What is the correct way to create multi-step forms on the server side?

I have an Application entity that includes other entities. In pseudo code that is not specific to a particular programming language, it would be described like this:

public class Application {
    public Client client = null;
    public Address address address = null;
    public House house house = null;
    public float price = 0;
    public boolean hasMortgage = false;

The validation of each entity is a separate step and is performed by the server, not the client

I see two options and want to know which one is used on real projects.

a) Each individual step:

1. User enters entity data
2. On the server the entity is validated in the controller of this entity
3. A record of the entity is created in the database
4. The id of the created record is returned to the user

When all steps are completed, the ApplicationController creates the Application entity, assigns the existing Address, House entities by their id and saves the Application entity record to the database.

b) At each individual step:

1. The user enters the entity data
2. On the server, the entity is validated in the controller of this entity
3. The user receives a response "Yes, you can go to the next step".

When all steps are passed, the ApplicationController creates the Application entity, creates the Address, House entities, assigns them to the Application entity, and only then saves records about all entities into the database.


  • There's no wrong or right architecture to do this. It just depends on your requirements and what your software is supposed to do. Obviously from the 2 choices you described there are pros and cons to each model. Here is what I see those being:

    Persist at Each Step Model:


    • Strict control over the process for the server
    • If the user refreshes the page nothing is lost
    • The user can resume the flow at a later date
    • Enables easier troubleshooting user problems with flow.


    • Could create a lot of trash or abandoned records in the DB, will require clean up of those situations
    • More work involved to persist each step
    • Changing the flow would mean more rework of the backend
    • too much control exerted by the server could create unnecessary coupling

    Persist At the End Model


    • Minimal work to validate at each step
    • Only completed records are kept in the DB
    • Changes in the front end flow don't have to affect the backend (or maybe less of an effect)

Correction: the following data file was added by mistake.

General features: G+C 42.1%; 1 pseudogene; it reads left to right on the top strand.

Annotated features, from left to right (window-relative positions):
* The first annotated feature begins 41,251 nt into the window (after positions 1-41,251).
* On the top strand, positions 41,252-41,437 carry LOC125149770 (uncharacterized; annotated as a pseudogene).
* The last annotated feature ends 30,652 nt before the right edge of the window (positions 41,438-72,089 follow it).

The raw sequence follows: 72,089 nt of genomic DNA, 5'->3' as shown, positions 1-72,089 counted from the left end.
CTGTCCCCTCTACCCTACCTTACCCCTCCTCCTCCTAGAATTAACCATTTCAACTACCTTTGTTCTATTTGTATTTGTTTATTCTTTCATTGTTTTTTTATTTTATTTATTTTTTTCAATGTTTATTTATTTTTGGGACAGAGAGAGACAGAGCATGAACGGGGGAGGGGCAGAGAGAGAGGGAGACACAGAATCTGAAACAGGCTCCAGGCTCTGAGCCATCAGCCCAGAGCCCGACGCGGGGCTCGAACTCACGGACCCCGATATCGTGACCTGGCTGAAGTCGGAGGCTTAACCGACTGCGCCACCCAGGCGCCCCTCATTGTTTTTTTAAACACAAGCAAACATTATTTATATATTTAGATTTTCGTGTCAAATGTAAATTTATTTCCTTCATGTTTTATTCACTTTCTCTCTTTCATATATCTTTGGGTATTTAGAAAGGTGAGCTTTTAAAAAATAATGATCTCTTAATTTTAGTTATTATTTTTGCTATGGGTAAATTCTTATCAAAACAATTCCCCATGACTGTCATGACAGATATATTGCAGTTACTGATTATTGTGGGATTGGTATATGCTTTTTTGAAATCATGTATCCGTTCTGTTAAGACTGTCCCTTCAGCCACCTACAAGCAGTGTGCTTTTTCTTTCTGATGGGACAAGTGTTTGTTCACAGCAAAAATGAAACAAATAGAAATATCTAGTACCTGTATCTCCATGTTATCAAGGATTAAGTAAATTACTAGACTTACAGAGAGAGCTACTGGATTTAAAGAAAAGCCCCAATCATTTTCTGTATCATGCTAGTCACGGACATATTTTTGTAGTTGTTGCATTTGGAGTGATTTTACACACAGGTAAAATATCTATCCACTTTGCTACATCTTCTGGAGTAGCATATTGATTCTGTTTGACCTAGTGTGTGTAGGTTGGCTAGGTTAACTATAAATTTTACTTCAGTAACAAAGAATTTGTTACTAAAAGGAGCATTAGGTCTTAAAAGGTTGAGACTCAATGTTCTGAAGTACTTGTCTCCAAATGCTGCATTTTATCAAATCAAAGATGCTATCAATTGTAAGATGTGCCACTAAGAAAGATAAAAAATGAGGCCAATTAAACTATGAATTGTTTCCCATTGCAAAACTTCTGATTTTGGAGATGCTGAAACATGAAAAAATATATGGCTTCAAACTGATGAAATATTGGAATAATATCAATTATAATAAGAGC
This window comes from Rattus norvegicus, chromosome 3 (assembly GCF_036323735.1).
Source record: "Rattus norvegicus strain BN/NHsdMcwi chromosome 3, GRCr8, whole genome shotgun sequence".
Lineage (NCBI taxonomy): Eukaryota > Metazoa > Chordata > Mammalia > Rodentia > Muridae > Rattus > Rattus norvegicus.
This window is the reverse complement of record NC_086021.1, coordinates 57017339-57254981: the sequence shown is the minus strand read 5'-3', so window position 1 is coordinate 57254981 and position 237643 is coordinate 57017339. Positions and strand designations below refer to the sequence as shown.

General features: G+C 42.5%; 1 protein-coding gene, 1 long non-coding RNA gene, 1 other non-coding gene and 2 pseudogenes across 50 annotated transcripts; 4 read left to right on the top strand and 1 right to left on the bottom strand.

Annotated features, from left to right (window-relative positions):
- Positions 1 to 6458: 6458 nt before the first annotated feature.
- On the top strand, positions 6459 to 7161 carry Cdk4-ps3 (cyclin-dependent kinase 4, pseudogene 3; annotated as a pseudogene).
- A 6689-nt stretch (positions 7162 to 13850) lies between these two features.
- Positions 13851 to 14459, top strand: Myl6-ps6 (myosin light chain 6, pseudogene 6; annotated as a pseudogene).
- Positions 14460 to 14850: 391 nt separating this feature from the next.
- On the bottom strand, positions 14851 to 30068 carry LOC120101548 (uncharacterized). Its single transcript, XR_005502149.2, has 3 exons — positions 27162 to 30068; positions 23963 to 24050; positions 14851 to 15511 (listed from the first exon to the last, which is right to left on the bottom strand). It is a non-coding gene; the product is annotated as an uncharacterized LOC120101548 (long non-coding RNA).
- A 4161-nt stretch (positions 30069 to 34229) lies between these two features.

• Front end will loose the flow if the user refreshes the page (local storage)
    • Won't be able to resume a flow some point later
    • Some other option to troubleshoot user flow issues.
    • Control of the overall process may be too loose

    How the client fits into this is going to impact these two solutions. Is this a SPA-style frontend or server side rendering? So the answer to the question is going to depend on not just the technology involved on the server, but could have implications for the client as well.

    The pros and cons of each solution can be mitigated with other solutions being introduced. For example, a clean up procedure on the backend or staging tables to hold the users entries before they finish the wizard flow, use of local storage in the browser to temporarily hold onto flows that were abandoned by the user - no backend clean up needed, or Google analytics style tracking on the front end for troubleshooting UX issues. To some degree each solution can be made palatable by introducing other solutions to dampen the cons.

    So it sometimes comes down to which is going to involve more supporting solutions to make up for the issues. If it's a lot of them then maybe the other way is better for you. Maybe you can tolerate some cons, or other pros are more important to you.

    I would add though that storing the state in the server memory is something you want to avoid. Keeping the server stateless should be the goal. Of course if you kept the state in something like Redis or an external cache that would fine, but it's a more complex architecture. But you definitely don't want it stored in server memory. That is one design that is definitely inferior.

    Hopefully this has given you some ideas of pros and cons of your own.